I would say no just because taking away a teens privacy would cause more harm than good.  Most of the times, communication with the teen is already strained.  Making life worse for them will not solve the problem.


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thatgirl70
by Carin on Mar. 21, 2013 at 7:22 PM
I would never shame, but I don't know what I would do exactly. Be there for him of course, offer whatever kind of help I could.
Posted on the NEW CafeMom Mobile
GleekingOut
by Member on Mar. 21, 2013 at 8:26 PM

Well, I showed my friend's DD this post and she said that she thought taking away privacy/rights was shaming. She said she can understand no more electronic privacy, even limited normal privacy (i.e only being allowed in the bedroom to sleep) but never bathroom privacy being taken away. "THAT'S A RIGHT!!!" she says annoyed. :P she's a long way from being a mom


Quoting thatgirl70:

I would never shame, but I don't know what I would do exactly. Be there for him of course, offer whatever kind of help I could.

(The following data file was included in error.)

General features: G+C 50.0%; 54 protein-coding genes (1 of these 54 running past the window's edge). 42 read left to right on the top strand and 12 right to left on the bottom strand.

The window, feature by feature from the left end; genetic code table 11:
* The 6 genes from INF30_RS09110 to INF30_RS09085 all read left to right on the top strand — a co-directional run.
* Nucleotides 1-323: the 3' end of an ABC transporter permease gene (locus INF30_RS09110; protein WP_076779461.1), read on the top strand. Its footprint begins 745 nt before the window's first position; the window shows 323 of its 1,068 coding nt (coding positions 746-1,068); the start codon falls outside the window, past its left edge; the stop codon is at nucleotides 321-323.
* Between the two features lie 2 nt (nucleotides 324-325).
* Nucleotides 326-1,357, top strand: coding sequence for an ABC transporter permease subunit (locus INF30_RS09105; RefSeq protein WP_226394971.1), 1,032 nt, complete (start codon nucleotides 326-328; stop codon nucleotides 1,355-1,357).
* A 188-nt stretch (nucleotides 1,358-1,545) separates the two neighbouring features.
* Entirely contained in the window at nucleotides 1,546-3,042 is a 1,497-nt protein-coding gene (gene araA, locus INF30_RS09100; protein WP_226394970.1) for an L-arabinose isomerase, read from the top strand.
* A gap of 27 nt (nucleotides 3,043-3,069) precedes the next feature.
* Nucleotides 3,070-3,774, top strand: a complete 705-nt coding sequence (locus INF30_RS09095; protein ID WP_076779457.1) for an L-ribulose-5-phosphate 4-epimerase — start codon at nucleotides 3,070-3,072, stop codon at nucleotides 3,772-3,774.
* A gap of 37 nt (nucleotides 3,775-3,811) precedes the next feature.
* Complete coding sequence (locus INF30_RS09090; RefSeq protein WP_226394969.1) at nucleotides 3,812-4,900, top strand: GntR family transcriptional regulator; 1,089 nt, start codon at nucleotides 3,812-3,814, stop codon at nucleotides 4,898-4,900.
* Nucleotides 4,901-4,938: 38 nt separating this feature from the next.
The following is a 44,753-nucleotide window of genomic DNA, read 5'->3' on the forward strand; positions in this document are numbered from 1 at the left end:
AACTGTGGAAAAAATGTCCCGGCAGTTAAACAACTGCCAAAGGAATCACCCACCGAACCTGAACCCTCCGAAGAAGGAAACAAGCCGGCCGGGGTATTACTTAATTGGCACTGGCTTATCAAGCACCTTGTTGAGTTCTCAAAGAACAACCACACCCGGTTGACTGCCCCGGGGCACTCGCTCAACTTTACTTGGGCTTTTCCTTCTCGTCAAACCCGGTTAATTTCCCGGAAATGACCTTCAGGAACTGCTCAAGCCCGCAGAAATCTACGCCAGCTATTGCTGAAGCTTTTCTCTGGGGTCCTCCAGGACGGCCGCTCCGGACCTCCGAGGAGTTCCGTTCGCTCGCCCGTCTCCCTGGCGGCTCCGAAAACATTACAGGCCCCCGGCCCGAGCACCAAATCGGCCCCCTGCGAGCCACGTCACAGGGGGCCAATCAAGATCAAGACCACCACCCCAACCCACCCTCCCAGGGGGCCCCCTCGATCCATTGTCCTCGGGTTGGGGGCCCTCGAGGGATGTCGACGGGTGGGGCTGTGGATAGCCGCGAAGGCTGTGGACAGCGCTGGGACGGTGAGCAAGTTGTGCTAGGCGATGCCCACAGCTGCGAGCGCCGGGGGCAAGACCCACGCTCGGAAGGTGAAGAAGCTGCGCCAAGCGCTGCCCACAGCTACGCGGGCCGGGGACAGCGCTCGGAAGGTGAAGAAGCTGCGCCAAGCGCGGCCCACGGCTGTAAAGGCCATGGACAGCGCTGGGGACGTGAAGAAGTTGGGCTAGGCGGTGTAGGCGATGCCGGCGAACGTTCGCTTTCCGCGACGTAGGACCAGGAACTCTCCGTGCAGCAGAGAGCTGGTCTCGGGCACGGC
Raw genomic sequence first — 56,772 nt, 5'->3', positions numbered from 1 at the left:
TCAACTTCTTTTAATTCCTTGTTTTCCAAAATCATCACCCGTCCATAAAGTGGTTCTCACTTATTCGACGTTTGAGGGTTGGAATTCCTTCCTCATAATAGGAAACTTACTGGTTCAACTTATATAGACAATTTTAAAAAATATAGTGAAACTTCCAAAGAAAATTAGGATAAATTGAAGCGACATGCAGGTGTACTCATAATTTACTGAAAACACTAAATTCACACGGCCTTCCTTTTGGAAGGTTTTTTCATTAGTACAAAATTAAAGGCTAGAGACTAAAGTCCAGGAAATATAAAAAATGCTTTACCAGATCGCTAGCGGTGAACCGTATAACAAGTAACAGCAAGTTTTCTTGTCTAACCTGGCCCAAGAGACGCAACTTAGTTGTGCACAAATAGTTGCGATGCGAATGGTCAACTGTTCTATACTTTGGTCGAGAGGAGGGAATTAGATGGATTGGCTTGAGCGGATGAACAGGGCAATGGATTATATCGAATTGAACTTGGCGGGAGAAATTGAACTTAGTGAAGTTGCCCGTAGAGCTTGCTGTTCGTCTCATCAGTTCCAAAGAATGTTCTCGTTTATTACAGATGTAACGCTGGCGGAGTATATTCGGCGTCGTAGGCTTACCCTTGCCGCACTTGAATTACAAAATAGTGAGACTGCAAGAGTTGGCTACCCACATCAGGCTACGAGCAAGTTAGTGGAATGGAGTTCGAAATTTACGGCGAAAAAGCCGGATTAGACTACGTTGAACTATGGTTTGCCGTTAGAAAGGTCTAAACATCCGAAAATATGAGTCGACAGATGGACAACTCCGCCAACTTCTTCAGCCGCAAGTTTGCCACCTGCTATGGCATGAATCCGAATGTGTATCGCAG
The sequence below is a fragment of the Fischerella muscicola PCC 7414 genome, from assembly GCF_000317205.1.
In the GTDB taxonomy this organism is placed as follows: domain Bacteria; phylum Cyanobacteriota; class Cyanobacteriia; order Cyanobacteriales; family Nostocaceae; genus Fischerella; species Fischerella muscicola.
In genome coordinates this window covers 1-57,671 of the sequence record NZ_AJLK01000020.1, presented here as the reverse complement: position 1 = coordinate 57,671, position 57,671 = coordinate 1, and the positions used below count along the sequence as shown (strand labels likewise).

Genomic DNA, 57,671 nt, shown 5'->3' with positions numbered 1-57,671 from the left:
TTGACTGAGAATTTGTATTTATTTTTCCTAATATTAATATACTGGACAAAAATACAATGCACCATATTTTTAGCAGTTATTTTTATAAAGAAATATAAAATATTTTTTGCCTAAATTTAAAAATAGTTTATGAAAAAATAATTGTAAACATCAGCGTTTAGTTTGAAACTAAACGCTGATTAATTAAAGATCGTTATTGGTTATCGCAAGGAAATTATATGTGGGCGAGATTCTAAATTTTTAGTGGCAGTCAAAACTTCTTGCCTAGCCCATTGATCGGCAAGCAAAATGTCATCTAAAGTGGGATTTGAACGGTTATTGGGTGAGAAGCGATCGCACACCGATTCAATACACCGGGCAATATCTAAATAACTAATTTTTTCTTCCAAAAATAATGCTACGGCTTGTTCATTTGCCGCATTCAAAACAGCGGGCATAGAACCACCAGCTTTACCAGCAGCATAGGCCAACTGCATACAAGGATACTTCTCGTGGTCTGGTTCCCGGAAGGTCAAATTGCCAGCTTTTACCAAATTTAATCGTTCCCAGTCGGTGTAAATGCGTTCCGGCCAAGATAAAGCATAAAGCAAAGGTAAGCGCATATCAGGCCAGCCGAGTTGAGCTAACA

momtoBrenna
by Bronze Member on Mar. 21, 2013 at 10:52 PM

As a teen, dd can read what she wants, she won't be listening to certain genres of music in my home but she likes classical best so I have no worries at this point. We do censor some of what she reads and listens to now but, she is 7 currently. 

GleekingOut
by Member on Mar. 21, 2013 at 11:08 PM


My DD is 21 - and as soon as she bought her own MP3 player (at 15) I had no control over what she listened to or when she listened to it. I did however tell her that if she was playing it outside of her headphones if I didn't like it she had to change the song or lose her stereo. As for books - I haven't seen any books of hers that she read since she was...14 and started buying her own books.

Quoting momtoBrenna:

As a teen, dd can read what she wants, she won't be listening to certain genres of music in my home but she likes classical best so I have no worries at this point. We do censor some of what she reads and listens to now but, she is 7 currently.